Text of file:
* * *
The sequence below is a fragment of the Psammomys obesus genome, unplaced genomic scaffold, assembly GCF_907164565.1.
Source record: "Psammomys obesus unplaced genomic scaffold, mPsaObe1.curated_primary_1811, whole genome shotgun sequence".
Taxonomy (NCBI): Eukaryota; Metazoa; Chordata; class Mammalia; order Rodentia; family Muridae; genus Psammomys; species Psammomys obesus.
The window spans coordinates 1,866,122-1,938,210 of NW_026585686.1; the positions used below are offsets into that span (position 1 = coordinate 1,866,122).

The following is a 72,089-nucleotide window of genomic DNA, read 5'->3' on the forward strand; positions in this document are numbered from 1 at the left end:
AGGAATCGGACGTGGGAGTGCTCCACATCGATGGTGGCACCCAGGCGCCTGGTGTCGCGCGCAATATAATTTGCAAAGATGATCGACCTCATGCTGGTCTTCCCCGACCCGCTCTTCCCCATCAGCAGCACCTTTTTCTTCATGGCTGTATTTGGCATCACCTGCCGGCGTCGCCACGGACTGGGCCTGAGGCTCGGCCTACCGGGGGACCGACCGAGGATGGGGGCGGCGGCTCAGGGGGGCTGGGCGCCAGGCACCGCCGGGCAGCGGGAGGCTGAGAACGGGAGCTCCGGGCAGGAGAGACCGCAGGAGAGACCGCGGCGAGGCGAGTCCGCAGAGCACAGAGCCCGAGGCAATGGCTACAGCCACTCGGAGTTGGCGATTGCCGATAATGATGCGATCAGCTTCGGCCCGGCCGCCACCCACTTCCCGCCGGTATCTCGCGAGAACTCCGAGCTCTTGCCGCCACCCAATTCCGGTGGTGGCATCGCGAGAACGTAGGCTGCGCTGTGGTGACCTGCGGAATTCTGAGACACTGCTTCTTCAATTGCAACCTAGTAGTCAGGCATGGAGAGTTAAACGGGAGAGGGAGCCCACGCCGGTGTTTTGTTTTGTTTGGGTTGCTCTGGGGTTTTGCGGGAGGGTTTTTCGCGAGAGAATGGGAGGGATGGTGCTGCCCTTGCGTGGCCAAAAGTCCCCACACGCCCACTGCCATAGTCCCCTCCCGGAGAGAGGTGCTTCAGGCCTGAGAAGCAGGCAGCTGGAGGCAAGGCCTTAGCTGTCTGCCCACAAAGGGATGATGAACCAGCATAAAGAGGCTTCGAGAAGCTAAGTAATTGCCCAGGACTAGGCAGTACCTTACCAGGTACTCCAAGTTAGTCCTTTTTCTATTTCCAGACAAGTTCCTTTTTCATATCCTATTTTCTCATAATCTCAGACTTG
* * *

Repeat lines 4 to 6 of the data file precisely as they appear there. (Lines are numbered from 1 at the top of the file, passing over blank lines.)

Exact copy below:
The window spans coordinates 1,866,122-1,938,210 of NW_026585686.1; the positions used below are offsets into that span (position 1 = coordinate 1,866,122).

The following is a 72,089-nucleotide window of genomic DNA, read 5'->3' on the forward strand; positions in this document are numbered from 1 at the left end:
AGGAATCGGACGTGGGAGTGCTCCACATCGATGGTGGCACCCAGGCGCCTGGTGTCGCGCGCAATATAATTTGCAAAGATGATCGACCTCATGCTGGTCTTCCCCGACCCGCTCTTCCCCATCAGCAGCACCTTTTTCTTCATGGCTGTATTTGGCATCACCTGCCGGCGTCGCCACGGACTGGGCCTGAGGCTCGGCCTACCGGGGGACCGACCGAGGATGGGGGCGGCGGCTCAGGGGGGCTGGGCGCCAGGCACCGCCGGGCAGCGGGAGGCTGAGAACGGGAGCTCCGGGCAGGAGAGACCGCAGGAGAGACCGCGGCGAGGCGAGTCCGCAGAGCACAGAGCCCGAGGCAATGGCTACAGCCACTCGGAGTTGGCGATTGCCGATAATGATGCGATCAGCTTCGGCCCGGCCGCCACCCACTTCCCGCCGGTATCTCGCGAGAACTCCGAGCTCTTGCCGCCACCCAATTCCGGTGGTGGCATCGCGAGAACGTAGGCTGCGCTGTGGTGACCTGCGGAATTCTGAGACACTGCTTCTTCAATTGCAACCTAGTAGTCAGGCATGGAGAGTTAAACGGGAGAGGGAGCCCACGCCGGTGTTTTGTTTTGTTTGGGTTGCTCTGGGGTTTTGCGGGAGGGTTTTTCGCGAGAGAATGGGAGGGATGGTGCTGCCCTTGCGTGGCCAAAAGTCCCCACACGCCCACTGCCATAGTCCCCTCCCGGAGAGAGGTGCTTCAGGCCTGAGAAGCAGGCAGCTGGAGGCAAGGCCTTAGCTGTCTGCCCACAAAGGGATGATGAACCAGCATAAAGAGGCTTCGAGAAGCTAAGTAATTGCCCAGGACTAGGCAGTACCTTACCAGGTACTCCAAGTTAGTCCTTTTTCTATTTCCAGACAAGTTCCTTTTTCATATCCTATTTTCTCATAATCTCAGACTTG